Setting Up Shopify Stores: Expectation vs Reality

You’ve got yourself some shiny new Shopify software. Congratulations! You’ve taken the first step toward creating and managing an online storefront with a precision that you’ve never had before. Feels good. Now all you have to do is get everything set up. According to all the advice you’ve read, it should be a snap. Right?

It’d be nice if things were as easy to assemble right out of the box as the nice, neat instruction say, but unfortunately, that’s rarely the reality. Setting up a Shopify online store isn’t necessarily difficult, but there’s a long list of steps to keep track of, which can be difficult for someone who isn’t familiar with the software. With so many different items to potentially troubleshoot, the setup can become a headache quicker than you’d like to imagine.

Carving out the necessary time to go through a 25-step online Shopify store setup is a big ask, and it’s one you don’t have to do alone.

Here’s a quick-and-dirty list of everything you need to know, set up a Shopify store, and take care of before your store can launch:

What Steps are Necessary to Setup a Shopify Store?

  1. Choose whether you want to sell online or in person
  2. Select the sales channels where you’d like to list
  3. Consider your pricing plan options
  4. Log in
  5. Password protect your shop
  6. Name your shop
  7. Input your legal business name and address
  8. Input your billing info
  9. Set your default currency
  10. Set your default weight units
  11. Hire staff if necessary
  12. Set up a domain online
  13. Design your site out with an appealing and on-brand theme
  14. Add in your product catalog
  15. Organize products as needed
  16. Set up shipping options
  17. Do all that fun tax stuff
  18. Test your transactions
  19. Test order refunds and cancellations
  20. Test fulfilling both partial and complete orders
  21. Test your order archive system
  22. Remove password protection so customers can access the store
  23. All that social media marketing stuff
  24. All that online advertising stuff
  25. Don’t forget to define your homepage metadata


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Yes, that’s 25 steps, you’re reading it correctly. Yikes, right? Not exact plug-and-play. Granted, some of these steps are relatively simple and straightforward, but when you get into the nitty-gritty of inputting each of the products from your catalog along with their information and descriptions or designing a functional theme, things can get unwieldy fast. Before you know it, you’ll have lost hours of time on work that you may or may not end up using.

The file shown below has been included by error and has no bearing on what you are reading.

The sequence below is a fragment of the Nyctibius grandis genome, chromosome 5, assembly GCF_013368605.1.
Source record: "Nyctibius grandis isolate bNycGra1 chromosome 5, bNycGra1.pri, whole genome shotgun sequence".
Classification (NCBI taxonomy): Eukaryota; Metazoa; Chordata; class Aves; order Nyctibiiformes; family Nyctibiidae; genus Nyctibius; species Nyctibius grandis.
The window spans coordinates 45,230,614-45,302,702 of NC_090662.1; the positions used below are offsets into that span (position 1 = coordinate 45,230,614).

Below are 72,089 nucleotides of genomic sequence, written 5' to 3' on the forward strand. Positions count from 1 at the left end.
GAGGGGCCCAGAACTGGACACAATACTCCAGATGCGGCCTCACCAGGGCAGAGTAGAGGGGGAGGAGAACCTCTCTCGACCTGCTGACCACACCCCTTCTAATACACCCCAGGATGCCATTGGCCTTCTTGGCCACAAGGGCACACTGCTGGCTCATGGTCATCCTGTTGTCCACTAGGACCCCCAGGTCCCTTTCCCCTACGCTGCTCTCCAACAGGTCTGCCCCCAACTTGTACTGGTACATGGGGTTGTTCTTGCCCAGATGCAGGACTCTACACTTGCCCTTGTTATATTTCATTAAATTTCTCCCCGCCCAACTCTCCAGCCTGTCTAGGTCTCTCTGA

Don’t get us wrong: Shopify is an incredibly powerful and useful tool for growing your online retail business. We wouldn’t work with it otherwise. Getting your products online and exploring all the available marketplaces is absolutely necessary to succeed in this rapidly growing industry, and a central hub like Shopify makes your job so much easier. It provides a singular dashboard where you can manage your products across channels, see all of your stats, track order history, market through Facebook, and so much more. It’s a powerhouse.

Which is why we understand how frustrating it is to make it halfway through the setup process and then lose the thread. In order to access all of these incredible tools, you have to make it through the build phase, and the build phase can be overwhelming. Whether you’re strapped for time or you’re just not that familiar with website setup, it’s easy to get lost in the weeds.

You’re hardly alone. This is exactly why SKU Agency exists: we’ve been there and we know how it goes. Our personal experience in running our own storefronts has led us to virtually every software configuration you can think of, and hands-down, Shopify has been the best for our needs. We know it’s the best for yours, too. Let our trial-and-error be your gain. With extensive experience in setting up dozens of online stores, we can get you up and running pain-free.

No matter where you are in the process, you’ve got the support you need. Our Shopify experience in selecting and customizing themes, finalizing shipping and tax information, crafting and uploading effective product descriptions, and more makes us the right choice for the job. Owning a small or mid-sized business is a constant juggling act of finding time to manage the business you have, find ways of growing, figuring out how to squeeze in a promotion, and saving time for the dozens of other things you need to worry about it. Carving out the necessary time to go through a 25-step online Shopify store setup is a big ask, and it’s one you don’t have to do alone.

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Don’t get frustrated, get help. It’s okay to ask, we promise.

SKU Agency is a certified Shopify Expert.

Shopify Stores: Rise of Online Marketplaces & E-Commerce Software

It’s nearly 2018 and by now, you know the drill: online marketplaces are building, building, building to the sky, accounting for more and more of the United States’ total retail sales every single day. E-commerce sales are currently hovering at around 8.4% according to 2017’s third-quarter report from the Census Bureau, and every prediction shows that they’ll only continue trending upward. This isn’t peanuts — it’s billions of dollars in sales. The retail landscape is changing, which means it’s time to roll up our sleeves and learn the new ropes so we don’t get left in the dust.